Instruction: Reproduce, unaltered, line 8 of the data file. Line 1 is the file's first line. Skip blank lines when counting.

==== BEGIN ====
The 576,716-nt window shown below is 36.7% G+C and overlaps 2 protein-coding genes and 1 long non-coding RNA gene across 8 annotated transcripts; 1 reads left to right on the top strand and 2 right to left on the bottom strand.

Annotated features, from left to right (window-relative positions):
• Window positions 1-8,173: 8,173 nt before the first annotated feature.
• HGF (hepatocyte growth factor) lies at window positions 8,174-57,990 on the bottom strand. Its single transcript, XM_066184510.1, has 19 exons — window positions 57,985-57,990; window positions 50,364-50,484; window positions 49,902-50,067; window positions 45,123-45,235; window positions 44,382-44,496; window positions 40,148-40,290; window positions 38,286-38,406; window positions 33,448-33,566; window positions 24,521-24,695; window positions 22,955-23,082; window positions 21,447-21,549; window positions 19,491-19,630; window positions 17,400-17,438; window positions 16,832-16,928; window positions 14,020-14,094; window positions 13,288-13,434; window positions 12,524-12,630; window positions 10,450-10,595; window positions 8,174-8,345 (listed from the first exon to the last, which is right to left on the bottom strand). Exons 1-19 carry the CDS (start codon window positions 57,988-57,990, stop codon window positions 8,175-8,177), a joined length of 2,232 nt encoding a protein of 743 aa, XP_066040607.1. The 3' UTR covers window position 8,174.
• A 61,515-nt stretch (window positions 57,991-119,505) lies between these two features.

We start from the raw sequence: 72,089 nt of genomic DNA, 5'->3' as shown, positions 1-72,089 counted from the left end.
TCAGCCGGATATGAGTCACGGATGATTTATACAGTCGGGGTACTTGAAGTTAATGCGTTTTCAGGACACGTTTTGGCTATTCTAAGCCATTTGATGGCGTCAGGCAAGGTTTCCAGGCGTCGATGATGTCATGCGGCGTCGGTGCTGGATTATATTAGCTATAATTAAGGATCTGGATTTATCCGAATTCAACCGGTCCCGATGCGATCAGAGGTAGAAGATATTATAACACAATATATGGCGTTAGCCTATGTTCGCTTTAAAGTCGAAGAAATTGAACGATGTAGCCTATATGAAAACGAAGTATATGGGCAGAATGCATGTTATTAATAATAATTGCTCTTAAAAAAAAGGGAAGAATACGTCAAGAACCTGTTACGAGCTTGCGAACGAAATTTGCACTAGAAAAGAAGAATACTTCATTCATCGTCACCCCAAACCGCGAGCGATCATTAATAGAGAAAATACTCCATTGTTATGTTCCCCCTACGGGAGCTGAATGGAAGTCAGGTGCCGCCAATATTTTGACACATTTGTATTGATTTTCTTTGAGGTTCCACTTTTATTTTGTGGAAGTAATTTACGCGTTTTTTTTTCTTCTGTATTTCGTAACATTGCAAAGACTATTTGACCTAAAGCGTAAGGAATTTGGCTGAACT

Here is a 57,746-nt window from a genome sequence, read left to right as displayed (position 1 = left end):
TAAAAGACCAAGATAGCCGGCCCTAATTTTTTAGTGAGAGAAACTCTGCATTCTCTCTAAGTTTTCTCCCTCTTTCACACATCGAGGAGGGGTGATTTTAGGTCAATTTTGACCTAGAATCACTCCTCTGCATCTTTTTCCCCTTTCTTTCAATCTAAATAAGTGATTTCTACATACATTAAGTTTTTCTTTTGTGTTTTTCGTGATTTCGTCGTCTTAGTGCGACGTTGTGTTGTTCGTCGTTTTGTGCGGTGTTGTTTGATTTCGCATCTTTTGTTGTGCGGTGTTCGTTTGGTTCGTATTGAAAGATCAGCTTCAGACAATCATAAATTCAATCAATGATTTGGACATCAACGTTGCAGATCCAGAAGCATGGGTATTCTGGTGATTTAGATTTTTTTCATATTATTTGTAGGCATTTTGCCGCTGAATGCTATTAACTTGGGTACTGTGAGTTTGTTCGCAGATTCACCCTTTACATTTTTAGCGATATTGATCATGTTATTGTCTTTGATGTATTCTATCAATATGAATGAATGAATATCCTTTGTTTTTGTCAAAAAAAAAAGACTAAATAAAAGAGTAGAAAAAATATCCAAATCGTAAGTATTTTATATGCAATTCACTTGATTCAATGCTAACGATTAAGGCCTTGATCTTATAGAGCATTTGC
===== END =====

Here is a 57,746-nt window from a genome sequence, read left to right as displayed (position 1 = left end):